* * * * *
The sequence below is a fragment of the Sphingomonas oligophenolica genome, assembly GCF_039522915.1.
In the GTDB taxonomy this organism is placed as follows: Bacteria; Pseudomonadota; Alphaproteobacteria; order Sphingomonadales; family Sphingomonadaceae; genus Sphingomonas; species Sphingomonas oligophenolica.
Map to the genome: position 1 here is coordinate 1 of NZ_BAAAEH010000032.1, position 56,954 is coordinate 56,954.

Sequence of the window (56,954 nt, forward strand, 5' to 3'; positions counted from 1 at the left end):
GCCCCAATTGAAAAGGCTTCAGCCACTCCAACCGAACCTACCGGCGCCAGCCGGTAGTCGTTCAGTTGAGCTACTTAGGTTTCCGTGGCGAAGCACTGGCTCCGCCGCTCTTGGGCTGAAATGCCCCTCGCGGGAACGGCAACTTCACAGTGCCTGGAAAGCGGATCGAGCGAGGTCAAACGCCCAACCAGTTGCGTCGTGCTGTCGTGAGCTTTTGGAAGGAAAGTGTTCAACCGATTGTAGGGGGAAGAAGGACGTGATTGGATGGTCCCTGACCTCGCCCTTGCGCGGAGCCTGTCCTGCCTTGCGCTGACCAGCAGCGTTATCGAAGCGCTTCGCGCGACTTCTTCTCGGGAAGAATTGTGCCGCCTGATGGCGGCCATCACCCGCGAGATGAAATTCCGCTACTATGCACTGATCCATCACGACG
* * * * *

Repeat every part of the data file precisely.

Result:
The sequence below is a fragment of the Sphingomonas oligophenolica genome, assembly GCF_039522915.1.
In the GTDB taxonomy this organism is placed as follows: Bacteria; Pseudomonadota; Alphaproteobacteria; order Sphingomonadales; family Sphingomonadaceae; genus Sphingomonas; species Sphingomonas oligophenolica.
Map to the genome: position 1 here is coordinate 1 of NZ_BAAAEH010000032.1, position 56,954 is coordinate 56,954.

Sequence of the window (56,954 nt, forward strand, 5' to 3'; positions counted from 1 at the left end):
GCCCCAATTGAAAAGGCTTCAGCCACTCCAACCGAACCTACCGGCGCCAGCCGGTAGTCGTTCAGTTGAGCTACTTAGGTTTCCGTGGCGAAGCACTGGCTCCGCCGCTCTTGGGCTGAAATGCCCCTCGCGGGAACGGCAACTTCACAGTGCCTGGAAAGCGGATCGAGCGAGGTCAAACGCCCAACCAGTTGCGTCGTGCTGTCGTGAGCTTTTGGAAGGAAAGTGTTCAACCGATTGTAGGGGGAAGAAGGACGTGATTGGATGGTCCCTGACCTCGCCCTTGCGCGGAGCCTGTCCTGCCTTGCGCTGACCAGCAGCGTTATCGAAGCGCTTCGCGCGACTTCTTCTCGGGAAGAATTGTGCCGCCTGATGGCGGCCATCACCCGCGAGATGAAATTCCGCTACTATGCACTGATCCATCACGACG